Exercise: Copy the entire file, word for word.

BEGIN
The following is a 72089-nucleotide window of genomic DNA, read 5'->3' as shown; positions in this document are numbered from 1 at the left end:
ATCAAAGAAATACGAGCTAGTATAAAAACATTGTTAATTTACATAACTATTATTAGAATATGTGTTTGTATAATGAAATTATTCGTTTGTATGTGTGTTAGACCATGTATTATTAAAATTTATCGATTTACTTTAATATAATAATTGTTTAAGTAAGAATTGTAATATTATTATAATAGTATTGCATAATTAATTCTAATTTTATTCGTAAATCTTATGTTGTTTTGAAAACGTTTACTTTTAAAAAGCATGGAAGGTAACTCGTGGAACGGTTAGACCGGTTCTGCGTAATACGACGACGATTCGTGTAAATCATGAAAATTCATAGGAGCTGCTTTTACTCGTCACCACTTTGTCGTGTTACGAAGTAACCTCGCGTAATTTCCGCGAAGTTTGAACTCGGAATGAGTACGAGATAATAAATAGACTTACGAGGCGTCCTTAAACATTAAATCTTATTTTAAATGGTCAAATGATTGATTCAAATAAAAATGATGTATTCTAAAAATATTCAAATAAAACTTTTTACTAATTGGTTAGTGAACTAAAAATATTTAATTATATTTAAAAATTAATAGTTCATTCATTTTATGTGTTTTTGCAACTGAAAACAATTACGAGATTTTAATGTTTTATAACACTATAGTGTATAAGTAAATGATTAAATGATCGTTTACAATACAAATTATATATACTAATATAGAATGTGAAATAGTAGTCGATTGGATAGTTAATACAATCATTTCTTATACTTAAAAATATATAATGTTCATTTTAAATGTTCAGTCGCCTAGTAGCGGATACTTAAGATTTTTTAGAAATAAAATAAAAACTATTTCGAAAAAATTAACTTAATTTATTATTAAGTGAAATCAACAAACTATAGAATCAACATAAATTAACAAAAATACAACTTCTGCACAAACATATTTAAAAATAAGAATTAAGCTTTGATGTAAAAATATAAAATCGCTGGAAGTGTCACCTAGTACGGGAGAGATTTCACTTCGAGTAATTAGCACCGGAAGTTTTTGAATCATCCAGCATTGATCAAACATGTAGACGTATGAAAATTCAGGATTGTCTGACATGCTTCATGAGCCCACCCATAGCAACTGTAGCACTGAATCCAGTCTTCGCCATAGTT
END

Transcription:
The following is a 72089-nucleotide window of genomic DNA, read 5'->3' as shown; positions in this document are numbered from 1 at the left end:
ATCAAAGAAATACGAGCTAGTATAAAAACATTGTTAATTTACATAACTATTATTAGAATATGTGTTTGTATAATGAAATTATTCGTTTGTATGTGTGTTAGACCATGTATTATTAAAATTTATCGATTTACTTTAATATAATAATTGTTTAAGTAAGAATTGTAATATTATTATAATAGTATTGCATAATTAATTCTAATTTTATTCGTAAATCTTATGTTGTTTTGAAAACGTTTACTTTTAAAAAGCATGGAAGGTAACTCGTGGAACGGTTAGACCGGTTCTGCGTAATACGACGACGATTCGTGTAAATCATGAAAATTCATAGGAGCTGCTTTTACTCGTCACCACTTTGTCGTGTTACGAAGTAACCTCGCGTAATTTCCGCGAAGTTTGAACTCGGAATGAGTACGAGATAATAAATAGACTTACGAGGCGTCCTTAAACATTAAATCTTATTTTAAATGGTCAAATGATTGATTCAAATAAAAATGATGTATTCTAAAAATATTCAAATAAAACTTTTTACTAATTGGTTAGTGAACTAAAAATATTTAATTATATTTAAAAATTAATAGTTCATTCATTTTATGTGTTTTTGCAACTGAAAACAATTACGAGATTTTAATGTTTTATAACACTATAGTGTATAAGTAAATGATTAAATGATCGTTTACAATACAAATTATATATACTAATATAGAATGTGAAATAGTAGTCGATTGGATAGTTAATACAATCATTTCTTATACTTAAAAATATATAATGTTCATTTTAAATGTTCAGTCGCCTAGTAGCGGATACTTAAGATTTTTTAGAAATAAAATAAAAACTATTTCGAAAAAATTAACTTAATTTATTATTAAGTGAAATCAACAAACTATAGAATCAACATAAATTAACAAAAATACAACTTCTGCACAAACATATTTAAAAATAAGAATTAAGCTTTGATGTAAAAATATAAAATCGCTGGAAGTGTCACCTAGTACGGGAGAGATTTCACTTCGAGTAATTAGCACCGGAAGTTTTTGAATCATCCAGCATTGATCAAACATGTAGACGTATGAAAATTCAGGATTGTCTGACATGCTTCATGAGCCCACCCATAGCAACTGTAGCACTGAATCCAGTCTTCGCCATAGTT